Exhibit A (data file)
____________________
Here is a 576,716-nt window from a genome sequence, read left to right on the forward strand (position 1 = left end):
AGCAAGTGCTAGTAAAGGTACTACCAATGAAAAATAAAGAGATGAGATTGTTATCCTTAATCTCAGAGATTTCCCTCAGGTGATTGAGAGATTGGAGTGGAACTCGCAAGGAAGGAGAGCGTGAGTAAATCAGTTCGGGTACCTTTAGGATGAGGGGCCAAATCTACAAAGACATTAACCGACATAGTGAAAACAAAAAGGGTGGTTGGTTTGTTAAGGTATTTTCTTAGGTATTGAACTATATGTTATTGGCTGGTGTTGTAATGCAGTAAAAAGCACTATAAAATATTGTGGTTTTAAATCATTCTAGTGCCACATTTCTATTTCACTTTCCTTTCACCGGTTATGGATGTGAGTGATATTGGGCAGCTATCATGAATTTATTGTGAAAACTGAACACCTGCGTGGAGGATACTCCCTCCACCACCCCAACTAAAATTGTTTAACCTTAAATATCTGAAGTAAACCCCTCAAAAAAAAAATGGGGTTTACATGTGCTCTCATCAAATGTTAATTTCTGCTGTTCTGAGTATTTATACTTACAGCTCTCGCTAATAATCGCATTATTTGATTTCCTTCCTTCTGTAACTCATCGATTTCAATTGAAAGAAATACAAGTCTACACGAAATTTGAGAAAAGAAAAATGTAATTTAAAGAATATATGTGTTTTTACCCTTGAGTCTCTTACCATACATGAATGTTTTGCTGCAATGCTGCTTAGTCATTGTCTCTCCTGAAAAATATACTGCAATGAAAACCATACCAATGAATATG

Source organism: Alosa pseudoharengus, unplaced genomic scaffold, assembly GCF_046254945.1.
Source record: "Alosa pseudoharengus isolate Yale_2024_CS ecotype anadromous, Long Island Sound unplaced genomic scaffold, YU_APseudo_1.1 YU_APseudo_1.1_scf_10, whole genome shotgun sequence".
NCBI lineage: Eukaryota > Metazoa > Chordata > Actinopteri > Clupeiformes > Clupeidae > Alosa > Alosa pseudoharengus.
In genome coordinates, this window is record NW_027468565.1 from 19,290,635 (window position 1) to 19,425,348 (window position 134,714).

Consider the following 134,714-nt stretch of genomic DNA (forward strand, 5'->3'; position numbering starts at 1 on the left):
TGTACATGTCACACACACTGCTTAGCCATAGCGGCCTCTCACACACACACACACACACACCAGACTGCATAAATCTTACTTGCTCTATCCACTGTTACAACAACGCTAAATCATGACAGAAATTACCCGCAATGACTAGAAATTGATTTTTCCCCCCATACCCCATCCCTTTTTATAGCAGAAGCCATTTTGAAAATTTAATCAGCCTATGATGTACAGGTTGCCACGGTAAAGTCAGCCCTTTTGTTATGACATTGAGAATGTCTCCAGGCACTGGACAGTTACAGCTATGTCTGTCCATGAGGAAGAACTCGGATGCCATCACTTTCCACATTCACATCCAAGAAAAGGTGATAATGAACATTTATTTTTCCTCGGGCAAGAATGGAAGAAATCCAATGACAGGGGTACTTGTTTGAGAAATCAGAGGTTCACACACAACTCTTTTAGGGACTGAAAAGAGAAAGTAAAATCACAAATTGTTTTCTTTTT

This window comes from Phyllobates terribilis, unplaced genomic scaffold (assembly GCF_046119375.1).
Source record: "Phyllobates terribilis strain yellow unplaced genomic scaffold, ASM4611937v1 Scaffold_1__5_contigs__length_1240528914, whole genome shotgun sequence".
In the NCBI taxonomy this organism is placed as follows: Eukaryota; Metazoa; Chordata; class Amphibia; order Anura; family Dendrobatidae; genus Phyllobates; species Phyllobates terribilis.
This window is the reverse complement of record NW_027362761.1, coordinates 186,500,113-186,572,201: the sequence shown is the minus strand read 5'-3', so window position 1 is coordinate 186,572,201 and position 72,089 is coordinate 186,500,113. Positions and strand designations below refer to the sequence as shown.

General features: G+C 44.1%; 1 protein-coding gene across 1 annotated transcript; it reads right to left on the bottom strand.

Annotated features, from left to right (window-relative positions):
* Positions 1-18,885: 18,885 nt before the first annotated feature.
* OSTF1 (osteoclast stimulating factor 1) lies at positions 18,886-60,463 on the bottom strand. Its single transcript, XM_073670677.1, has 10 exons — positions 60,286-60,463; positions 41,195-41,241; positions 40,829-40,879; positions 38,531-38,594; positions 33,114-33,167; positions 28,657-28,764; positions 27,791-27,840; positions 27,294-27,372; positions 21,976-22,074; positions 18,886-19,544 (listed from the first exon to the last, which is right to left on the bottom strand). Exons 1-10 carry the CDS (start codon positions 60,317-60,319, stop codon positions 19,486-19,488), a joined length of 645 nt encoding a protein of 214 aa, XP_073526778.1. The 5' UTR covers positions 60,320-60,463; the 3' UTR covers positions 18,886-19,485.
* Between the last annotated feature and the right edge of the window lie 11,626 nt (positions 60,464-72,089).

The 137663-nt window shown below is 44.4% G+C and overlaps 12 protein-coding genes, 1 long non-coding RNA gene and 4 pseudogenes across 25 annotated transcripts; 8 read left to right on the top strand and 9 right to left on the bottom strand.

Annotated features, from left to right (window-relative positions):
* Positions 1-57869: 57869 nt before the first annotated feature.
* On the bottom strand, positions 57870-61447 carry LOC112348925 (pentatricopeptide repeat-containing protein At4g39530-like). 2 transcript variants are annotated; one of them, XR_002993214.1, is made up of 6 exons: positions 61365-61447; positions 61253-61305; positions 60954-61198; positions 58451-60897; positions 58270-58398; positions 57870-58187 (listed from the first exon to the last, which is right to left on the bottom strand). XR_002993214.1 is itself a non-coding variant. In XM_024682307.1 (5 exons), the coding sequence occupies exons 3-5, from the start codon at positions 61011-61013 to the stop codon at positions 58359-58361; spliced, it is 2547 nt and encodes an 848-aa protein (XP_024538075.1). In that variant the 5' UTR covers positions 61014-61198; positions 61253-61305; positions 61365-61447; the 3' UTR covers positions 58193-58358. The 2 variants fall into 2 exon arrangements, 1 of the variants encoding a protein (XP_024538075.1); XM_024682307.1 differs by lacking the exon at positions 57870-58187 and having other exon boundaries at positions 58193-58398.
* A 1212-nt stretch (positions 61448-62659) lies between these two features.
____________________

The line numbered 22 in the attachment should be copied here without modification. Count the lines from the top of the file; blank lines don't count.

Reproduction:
* A 1212-nt stretch (positions 61448-62659) lies between these two features.